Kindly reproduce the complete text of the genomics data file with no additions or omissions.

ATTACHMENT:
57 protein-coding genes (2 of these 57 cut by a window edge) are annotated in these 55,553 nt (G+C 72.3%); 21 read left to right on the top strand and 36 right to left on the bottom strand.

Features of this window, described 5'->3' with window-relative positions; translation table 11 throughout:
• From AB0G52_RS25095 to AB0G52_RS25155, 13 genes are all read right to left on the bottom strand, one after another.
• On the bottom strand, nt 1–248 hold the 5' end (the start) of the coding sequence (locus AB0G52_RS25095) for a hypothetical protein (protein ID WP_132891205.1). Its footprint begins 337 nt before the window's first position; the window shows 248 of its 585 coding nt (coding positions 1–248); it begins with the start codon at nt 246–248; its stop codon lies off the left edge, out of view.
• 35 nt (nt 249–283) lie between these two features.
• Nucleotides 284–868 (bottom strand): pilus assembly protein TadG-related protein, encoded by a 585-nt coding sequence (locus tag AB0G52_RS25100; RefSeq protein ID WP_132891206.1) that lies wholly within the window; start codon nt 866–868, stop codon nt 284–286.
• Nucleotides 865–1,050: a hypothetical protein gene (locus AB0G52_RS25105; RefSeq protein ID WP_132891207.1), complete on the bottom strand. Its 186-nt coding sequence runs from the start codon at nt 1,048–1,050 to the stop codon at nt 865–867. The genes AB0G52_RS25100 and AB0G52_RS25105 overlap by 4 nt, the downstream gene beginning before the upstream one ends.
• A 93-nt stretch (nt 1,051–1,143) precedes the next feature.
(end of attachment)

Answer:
57 protein-coding genes (2 of these 57 cut by a window edge) are annotated in these 55,553 nt (G+C 72.3%); 21 read left to right on the top strand and 36 right to left on the bottom strand.

Features of this window, described 5'->3' with window-relative positions; translation table 11 throughout:
• From AB0G52_RS25095 to AB0G52_RS25155, 13 genes are all read right to left on the bottom strand, one after another.
• On the bottom strand, nt 1–248 hold the 5' end (the start) of the coding sequence (locus AB0G52_RS25095) for a hypothetical protein (protein ID WP_132891205.1). Its footprint begins 337 nt before the window's first position; the window shows 248 of its 585 coding nt (coding positions 1–248); it begins with the start codon at nt 246–248; its stop codon lies off the left edge, out of view.
• 35 nt (nt 249–283) lie between these two features.
• Nucleotides 284–868 (bottom strand): pilus assembly protein TadG-related protein, encoded by a 585-nt coding sequence (locus tag AB0G52_RS25100; RefSeq protein ID WP_132891206.1) that lies wholly within the window; start codon nt 866–868, stop codon nt 284–286.
• Nucleotides 865–1,050: a hypothetical protein gene (locus AB0G52_RS25105; RefSeq protein ID WP_132891207.1), complete on the bottom strand. Its 186-nt coding sequence runs from the start codon at nt 1,048–1,050 to the stop codon at nt 865–867. The genes AB0G52_RS25100 and AB0G52_RS25105 overlap by 4 nt, the downstream gene beginning before the upstream one ends.
• A 93-nt stretch (nt 1,051–1,143) precedes the next feature.